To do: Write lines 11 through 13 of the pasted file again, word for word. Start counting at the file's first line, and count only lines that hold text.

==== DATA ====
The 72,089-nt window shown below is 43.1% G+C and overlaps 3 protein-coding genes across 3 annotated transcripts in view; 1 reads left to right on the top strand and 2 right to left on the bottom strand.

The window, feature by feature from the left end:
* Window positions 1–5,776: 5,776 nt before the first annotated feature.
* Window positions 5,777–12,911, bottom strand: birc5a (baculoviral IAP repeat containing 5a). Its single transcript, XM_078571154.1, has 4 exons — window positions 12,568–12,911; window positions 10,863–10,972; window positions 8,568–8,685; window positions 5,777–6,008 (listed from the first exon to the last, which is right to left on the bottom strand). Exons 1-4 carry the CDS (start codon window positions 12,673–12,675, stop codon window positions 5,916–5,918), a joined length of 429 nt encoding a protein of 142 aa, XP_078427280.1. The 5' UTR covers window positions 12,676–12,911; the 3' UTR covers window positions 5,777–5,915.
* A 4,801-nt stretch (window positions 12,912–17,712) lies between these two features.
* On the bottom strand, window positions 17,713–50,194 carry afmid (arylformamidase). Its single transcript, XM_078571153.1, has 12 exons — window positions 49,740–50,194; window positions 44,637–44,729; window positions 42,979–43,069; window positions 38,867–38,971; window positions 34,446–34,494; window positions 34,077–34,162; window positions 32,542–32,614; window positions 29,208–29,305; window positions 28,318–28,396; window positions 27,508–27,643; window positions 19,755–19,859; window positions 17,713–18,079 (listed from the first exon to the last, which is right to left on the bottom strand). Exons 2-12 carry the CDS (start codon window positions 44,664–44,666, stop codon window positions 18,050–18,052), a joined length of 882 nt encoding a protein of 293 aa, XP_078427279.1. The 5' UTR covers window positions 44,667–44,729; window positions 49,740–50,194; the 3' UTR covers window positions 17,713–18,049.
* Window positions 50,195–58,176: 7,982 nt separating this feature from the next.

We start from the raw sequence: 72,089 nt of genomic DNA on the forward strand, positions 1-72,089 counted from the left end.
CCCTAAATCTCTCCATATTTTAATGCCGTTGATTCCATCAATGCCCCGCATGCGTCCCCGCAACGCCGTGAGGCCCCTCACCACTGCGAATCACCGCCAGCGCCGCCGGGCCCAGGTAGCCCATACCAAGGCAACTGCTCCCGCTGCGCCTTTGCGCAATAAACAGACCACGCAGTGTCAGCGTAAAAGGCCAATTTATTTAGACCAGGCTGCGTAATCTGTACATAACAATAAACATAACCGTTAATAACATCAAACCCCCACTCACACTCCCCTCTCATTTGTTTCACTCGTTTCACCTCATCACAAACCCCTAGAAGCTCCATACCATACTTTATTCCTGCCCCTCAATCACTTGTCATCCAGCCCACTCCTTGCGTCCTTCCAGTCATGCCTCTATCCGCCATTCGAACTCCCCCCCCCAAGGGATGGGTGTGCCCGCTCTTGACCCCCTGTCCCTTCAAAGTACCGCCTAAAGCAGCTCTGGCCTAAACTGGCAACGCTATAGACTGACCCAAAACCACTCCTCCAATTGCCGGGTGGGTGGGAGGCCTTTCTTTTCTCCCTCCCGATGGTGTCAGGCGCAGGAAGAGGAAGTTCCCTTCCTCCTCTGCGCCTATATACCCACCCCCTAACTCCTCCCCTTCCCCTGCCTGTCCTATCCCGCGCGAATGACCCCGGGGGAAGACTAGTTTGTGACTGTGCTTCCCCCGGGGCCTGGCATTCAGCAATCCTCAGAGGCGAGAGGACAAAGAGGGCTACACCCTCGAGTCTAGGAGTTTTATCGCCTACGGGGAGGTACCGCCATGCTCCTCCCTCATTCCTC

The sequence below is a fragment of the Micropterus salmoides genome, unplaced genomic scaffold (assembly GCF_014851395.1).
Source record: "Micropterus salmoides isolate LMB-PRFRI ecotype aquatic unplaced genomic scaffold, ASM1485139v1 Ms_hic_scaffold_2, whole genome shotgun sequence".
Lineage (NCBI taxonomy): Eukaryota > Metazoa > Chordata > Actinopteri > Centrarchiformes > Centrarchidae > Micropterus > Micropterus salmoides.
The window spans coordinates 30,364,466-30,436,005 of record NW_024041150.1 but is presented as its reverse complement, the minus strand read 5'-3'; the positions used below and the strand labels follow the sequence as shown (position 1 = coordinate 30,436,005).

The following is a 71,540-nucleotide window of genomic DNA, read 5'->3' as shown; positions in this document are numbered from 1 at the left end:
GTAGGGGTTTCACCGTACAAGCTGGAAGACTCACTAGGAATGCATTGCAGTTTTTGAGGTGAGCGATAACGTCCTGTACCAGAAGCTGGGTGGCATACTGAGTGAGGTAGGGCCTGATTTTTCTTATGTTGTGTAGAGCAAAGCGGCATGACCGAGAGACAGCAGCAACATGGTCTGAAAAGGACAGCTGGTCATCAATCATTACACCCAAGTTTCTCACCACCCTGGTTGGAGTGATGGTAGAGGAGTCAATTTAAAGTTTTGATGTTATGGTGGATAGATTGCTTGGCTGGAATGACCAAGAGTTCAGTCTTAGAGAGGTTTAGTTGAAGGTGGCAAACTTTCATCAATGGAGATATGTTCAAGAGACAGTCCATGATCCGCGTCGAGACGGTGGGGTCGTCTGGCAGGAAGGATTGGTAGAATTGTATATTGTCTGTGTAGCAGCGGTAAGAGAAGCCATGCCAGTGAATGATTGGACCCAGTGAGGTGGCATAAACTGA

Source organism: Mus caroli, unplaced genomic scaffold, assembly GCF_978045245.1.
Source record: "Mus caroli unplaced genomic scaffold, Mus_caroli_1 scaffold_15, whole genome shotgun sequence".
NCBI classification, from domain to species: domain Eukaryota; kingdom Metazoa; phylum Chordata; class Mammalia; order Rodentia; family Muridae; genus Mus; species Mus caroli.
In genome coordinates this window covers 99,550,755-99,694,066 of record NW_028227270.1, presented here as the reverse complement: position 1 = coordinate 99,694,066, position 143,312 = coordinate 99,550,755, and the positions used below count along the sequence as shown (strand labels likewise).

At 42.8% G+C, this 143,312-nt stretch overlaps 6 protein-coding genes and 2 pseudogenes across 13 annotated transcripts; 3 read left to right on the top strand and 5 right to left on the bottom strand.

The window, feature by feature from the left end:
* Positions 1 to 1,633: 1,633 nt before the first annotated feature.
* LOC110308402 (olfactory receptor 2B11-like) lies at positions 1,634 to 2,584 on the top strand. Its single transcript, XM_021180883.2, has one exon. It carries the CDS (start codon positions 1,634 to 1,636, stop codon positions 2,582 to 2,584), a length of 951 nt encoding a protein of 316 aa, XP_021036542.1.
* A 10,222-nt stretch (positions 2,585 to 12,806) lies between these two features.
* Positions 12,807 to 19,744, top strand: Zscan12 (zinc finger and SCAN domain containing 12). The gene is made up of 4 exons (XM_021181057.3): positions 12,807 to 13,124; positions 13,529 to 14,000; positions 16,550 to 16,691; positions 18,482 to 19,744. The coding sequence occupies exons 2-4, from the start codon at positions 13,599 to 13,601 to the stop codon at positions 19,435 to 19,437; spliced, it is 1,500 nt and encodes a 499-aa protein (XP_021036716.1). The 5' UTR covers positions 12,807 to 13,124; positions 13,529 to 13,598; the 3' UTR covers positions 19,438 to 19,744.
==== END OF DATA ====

Source record: "Micropterus salmoides isolate LMB-PRFRI ecotype aquatic unplaced genomic scaffold, ASM1485139v1 Ms_hic_scaffold_2, whole genome shotgun sequence".
Lineage (NCBI taxonomy): Eukaryota > Metazoa > Chordata > Actinopteri > Centrarchiformes > Centrarchidae > Micropterus > Micropterus salmoides.
The window spans coordinates 30,364,466-30,436,005 of record NW_024041150.1 but is presented as its reverse complement, the minus strand read 5'-3'; the positions used below and the strand labels follow the sequence as shown (position 1 = coordinate 30,436,005).